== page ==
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  • Contributors

teaches in the English and American Studies departments at the University of Iowa. In his first book, E Pluribus Barnum: The Great Showman and the Making of U.S. Popular Culture (1997), he examined the cultural productions of nineteenth-century showman P.T. Barnum. He recently published his second book, Old and New New Englanders: Immigration and Regional Identity in the Gilded Age, which explores how New England regional identity became an object of contestation in the late nineteenth century between the region’s Yankee and immigrant communities. His current project focuses on conflicts over racial and ethnic diversity in the New South.

is a Postdoctoral Fellow at the Graduate School of North American Studies, John F. Kennedy Institute for North American Studies, Free University Berlin. He is the author of the German-language monograph Landschaft und Territorium: Amerikanische Literatur, Expansion und die Krise der Nation, 1784–1866 (Landscape and Territory: American Literature, Expansion and National Crisis, 1784–1866) published in 2014 by Wilhelm Fink Verlag, from which the present article has been adapted. He is currently working on a new book project on the temporalities of law in nineteenth-century American literature.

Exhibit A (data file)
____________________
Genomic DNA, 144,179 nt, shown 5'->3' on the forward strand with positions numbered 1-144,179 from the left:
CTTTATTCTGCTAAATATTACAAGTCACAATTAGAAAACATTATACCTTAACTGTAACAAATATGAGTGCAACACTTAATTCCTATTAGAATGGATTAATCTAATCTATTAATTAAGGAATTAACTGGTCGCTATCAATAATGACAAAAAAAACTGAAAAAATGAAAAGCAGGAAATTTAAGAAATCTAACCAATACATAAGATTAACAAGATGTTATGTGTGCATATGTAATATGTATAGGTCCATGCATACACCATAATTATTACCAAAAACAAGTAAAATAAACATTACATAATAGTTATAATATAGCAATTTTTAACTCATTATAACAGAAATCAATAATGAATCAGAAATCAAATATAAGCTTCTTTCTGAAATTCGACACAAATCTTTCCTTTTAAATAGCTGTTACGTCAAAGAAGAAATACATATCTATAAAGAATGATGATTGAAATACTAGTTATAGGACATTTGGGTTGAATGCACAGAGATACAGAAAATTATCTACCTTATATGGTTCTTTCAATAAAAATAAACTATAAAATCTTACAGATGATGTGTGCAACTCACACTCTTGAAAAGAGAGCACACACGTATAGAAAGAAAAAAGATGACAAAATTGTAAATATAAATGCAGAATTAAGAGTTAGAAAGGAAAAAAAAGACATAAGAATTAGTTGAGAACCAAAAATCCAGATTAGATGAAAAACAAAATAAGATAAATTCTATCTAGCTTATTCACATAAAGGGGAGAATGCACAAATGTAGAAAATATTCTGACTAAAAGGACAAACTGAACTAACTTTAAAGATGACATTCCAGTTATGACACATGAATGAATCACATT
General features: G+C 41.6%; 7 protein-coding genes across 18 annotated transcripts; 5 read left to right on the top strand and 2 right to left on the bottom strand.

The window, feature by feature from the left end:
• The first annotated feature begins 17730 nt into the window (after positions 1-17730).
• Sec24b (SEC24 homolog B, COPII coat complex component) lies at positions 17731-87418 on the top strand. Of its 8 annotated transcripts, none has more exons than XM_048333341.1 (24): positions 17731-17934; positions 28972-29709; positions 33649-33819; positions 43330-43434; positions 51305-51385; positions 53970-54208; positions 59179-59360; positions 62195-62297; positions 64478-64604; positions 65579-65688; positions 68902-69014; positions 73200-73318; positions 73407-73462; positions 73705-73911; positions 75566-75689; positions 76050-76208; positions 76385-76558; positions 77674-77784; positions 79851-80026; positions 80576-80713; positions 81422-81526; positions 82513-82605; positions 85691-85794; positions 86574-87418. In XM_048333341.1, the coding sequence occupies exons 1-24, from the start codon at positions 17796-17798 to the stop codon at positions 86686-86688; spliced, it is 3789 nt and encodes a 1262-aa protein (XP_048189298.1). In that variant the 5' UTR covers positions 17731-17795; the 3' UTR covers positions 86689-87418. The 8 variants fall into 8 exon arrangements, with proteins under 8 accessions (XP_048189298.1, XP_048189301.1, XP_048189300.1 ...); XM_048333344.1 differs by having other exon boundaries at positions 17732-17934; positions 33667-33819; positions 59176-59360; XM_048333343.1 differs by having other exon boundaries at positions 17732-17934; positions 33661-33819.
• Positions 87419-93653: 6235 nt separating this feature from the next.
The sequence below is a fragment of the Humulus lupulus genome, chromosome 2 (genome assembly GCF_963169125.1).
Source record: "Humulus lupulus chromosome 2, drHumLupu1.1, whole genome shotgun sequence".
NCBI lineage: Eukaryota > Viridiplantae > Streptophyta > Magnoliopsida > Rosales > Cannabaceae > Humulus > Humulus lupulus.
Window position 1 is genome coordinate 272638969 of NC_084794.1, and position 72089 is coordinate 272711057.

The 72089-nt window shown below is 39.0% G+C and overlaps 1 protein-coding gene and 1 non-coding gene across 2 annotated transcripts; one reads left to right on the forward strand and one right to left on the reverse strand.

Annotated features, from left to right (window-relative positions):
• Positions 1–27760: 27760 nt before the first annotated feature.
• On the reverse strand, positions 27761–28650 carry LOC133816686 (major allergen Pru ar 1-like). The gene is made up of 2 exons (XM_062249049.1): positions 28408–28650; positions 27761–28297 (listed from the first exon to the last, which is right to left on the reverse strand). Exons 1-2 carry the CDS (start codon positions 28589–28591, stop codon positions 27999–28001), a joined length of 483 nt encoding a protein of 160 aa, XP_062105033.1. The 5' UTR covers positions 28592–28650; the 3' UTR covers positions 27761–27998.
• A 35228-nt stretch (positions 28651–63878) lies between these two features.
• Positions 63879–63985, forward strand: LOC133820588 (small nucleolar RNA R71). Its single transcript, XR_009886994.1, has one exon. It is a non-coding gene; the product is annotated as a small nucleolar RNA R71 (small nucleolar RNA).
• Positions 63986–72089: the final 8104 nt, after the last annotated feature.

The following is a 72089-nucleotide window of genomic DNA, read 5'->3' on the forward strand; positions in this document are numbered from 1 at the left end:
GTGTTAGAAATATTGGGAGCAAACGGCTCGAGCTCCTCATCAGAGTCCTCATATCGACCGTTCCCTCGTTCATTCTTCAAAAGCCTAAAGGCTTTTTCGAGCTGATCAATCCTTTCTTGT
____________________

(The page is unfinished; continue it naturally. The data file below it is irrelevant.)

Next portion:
is a PhD candidate in English at the University of Houston. He is currently at work on a study of Herman Melville’s uses of the Knickerbocker magazine as source material, as well as an investigation into the provenance of Melville’s apparently lost essay, “October Mountain.” He is also completing an analysis [End Page 635] of Melville’s attention to mathematics and Platonic philosophy. His primary research interests include Transcendentalism, Romanticism, biography, and the mutual influence between philosophy and nineteenth-century American literature.

is Assistant Professor of English at the University of Wyoming, where she teaches classes in American and British Literature. Her current book project focuses on aesthetic counter-traditions to reform literature and culture from the nineteenth century to the present day. Other articles on American and British writers have appeared in Arizona Quarterly and are forthcoming from Criticism. [End Page 636]



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